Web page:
Again, the bishop speaks of a tension between a law of the spirit and a law of the flesh. A rightly ordered rational soul elevates our carnal nature, so that our body becomes a temple of God instead of an "inn of vices". He expounds that when this happens, the flesh is actually returning to its true nature, recognizing the spirit as the nurse of its strength, and submitting to the rational soul, much as it did in the paradise of Eden. The conflict that we observe between the flesh and the spirit is a consequence of Adam's fall. At the serpent's prompting, the first man learned to follow the gluttonous appetites of the flesh in opposition to the law of God. St. Ambrose, like some other early Fathers, adopted a strictly literal interpretation of the story of the Garden of Eden, holding that Adam's sin really was a matter of gluttony for a particular forbidden food. It is not germane to St. Ambrose's argument whether the sin was gluttony for food or some other sin, as long as we acknowledge there was an aspect to it that involved some disordered carnal appetite.

St. Ambrose regards it as received tradition ("we are told") that after Adam's error, sin flowed from both body and soul. First the flesh was tempted, and then the soul suffered with the body's disorder. It was indeed common doctrine among early Christians that the disorders of the body, including the inclinations to lust, gluttony, sickness and death, were a consequence of Adam's sin, and in this they did not differ much from the Jews. Yet where the Jews considered only death to be a direct consequence of Adam's sin, while the other maladies of the flesh were only occasioned by it, Christians considered all carnal defects to be direct consequences of the Fall. This was because of St. Paul's doctrine that all sin entered the world through Adam and all flesh shall be restored in Christ. Those who are eternally joined to the body of Christ shall no longer know sickness, death or carnal sin, for their nature has been restored to what it was originally. While the Jews also believed in an exalted natural state for the first man and in the subsequent natural depravity of humanity (though admixed with an inclination to good), most of them were loath to draw the inference that the latter state was caused by Adam's sin. St. Paul made this inference explicit, and subsequent Christian thinking was bound to admit it, consistent as it was with all apostolic teaching.

Yet St. Ambrose goes beyond the received tradition that we have received sin in body and soul because of Adam, and offers a counterfactual supposition. He claims that, if Adam had controlled his carnal appetite, "the soul would have destroyed in its very beginning the origin of sin." This seems to be a logical inference from the fact that sin entered the world through Adam's fall. If this is the case, then it would seem that sin would have been killed in the womb, so to speak, if Adam had been able to control his appetite. This counterfactual, of course, leaves unanswered the questions of whether Adam might not have been tempted again, or how it was that his soul was unable to control his appetite, or why his appetite inclined him contrary to the law of God.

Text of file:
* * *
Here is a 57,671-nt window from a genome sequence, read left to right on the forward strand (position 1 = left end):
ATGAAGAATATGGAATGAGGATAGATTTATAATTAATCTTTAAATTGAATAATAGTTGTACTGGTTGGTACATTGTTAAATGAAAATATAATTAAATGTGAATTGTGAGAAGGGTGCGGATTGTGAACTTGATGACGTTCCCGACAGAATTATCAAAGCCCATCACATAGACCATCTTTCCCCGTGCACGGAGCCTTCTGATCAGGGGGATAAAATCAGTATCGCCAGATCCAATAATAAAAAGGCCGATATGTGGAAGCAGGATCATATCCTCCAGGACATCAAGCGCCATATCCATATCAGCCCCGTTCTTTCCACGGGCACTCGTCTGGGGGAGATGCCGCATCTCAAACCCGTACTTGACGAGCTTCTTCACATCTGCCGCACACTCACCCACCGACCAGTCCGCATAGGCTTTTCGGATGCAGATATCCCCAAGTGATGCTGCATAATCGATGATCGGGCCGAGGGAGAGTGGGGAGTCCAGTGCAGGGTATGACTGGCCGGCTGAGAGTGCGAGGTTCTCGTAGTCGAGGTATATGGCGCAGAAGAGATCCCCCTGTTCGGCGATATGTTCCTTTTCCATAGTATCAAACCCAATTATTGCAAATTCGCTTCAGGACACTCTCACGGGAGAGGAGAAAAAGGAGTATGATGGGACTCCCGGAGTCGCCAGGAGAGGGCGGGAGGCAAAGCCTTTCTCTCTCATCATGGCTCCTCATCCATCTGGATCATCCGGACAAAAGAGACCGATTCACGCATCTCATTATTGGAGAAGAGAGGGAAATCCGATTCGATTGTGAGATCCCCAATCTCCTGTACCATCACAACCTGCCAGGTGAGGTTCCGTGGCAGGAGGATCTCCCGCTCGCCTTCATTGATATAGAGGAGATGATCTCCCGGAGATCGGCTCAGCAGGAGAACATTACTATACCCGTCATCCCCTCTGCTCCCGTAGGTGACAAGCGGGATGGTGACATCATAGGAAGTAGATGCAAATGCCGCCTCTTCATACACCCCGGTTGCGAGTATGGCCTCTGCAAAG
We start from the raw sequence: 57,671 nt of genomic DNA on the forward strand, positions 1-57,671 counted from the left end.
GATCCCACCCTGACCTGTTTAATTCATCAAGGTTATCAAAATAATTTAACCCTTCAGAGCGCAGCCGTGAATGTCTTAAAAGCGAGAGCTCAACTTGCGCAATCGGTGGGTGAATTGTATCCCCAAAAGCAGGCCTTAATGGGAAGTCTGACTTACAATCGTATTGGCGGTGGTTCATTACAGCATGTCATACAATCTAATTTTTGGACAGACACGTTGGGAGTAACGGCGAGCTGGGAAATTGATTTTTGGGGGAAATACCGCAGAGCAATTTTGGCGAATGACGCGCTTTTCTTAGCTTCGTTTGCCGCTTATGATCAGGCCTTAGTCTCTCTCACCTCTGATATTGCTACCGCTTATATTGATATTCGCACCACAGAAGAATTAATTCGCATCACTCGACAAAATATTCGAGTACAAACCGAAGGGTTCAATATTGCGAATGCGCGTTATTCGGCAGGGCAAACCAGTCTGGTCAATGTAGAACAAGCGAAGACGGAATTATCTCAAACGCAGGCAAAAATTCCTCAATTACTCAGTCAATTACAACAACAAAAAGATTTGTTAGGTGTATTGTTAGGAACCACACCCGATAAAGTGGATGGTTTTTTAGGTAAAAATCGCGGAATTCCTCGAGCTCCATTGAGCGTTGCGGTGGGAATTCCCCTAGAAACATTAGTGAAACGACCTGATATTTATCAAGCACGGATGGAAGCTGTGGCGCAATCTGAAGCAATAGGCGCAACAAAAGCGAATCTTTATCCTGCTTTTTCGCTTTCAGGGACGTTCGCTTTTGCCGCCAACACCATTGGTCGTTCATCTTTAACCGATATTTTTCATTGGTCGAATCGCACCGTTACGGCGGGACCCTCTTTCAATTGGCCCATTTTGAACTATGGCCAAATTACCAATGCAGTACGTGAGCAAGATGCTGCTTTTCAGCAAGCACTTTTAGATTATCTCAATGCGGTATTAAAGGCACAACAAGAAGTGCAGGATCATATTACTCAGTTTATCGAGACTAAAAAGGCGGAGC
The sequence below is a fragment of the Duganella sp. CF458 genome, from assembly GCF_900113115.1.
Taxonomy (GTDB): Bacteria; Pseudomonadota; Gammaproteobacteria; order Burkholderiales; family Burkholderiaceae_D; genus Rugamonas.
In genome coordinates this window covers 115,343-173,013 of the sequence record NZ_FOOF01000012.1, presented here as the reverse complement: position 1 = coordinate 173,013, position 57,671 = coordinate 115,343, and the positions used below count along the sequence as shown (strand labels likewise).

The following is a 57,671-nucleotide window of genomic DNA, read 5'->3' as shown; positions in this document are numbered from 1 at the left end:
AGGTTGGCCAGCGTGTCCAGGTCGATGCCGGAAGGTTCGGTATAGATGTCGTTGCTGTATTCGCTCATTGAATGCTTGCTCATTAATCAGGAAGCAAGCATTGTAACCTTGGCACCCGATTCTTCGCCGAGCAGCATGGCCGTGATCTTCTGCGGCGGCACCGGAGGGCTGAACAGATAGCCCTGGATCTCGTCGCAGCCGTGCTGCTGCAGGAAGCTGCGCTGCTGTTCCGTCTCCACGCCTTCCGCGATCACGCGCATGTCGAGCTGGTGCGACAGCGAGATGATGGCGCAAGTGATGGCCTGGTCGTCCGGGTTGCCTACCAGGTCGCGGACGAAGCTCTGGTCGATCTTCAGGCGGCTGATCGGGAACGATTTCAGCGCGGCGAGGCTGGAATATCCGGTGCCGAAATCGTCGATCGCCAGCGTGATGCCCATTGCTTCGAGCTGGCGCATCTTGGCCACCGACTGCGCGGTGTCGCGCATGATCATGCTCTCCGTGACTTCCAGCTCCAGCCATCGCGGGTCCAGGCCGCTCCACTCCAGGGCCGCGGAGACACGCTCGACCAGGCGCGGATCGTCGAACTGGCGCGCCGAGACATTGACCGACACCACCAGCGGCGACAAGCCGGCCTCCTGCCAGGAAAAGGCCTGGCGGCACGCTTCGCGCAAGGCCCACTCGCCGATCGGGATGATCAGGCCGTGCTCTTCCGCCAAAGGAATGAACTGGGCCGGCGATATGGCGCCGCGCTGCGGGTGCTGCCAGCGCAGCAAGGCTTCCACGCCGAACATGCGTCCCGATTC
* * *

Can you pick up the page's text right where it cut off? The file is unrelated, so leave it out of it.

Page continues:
More significantly, St. Ambrose speaks of the actually fallen soul as being in "corrupt vigor, heavy with burdens not its own". That is, the appetites of the flesh have been permitted to corrupt the soul itself, so that it is now inclined against the law of God. He offers the analogy of an "evil pregnancy" to explain how the body and soul combined to give birth to sin. To understand the analogy, it must be understood that the ancients considered that the moral state of the parents could affect the disposition of an unborn child. Thus a father who had committed an evil deed might impart a bad seed to the mother, and an evil pregnancy would result. It is not necessary for this notion to be biologically correct, since it is only used here as an analogous illustration. The father who has done evil represents the body, while the pregnant mother represents the soul. The mother or soul gives birth to sin not because she is intrinsically corrupt, but has become burdened or corrupted by the influence of the bad seed, which is the flesh with disordered appetite. In short, Adam's soul gave birth to sin (which must arise from spirit, not flesh, since sin is necessarily voluntary) because it had become tainted by the disordered appetites of the flesh it had failed to master. From this point onward, the soul would retain this corruption.

Here we see, in its clearest form yet, "Augustinianism" before Augustine. Human nature, both carnal and spiritual, is corrupted after the Fall. St. Ambrose derives this thesis from principles already found in the New Testament and in the Latin Catholic tradition. It is entirely wrongheaded, then, to attribute this doctrine to the personality of St. Augustine, much less to his former adherence to Manichaeism, as many modern scholars have done. In this, they unwittingly imitate the error of the bishop Julian, who was refuted by St. Augustine with extensive citations of the Church Fathers such as those we have discussed.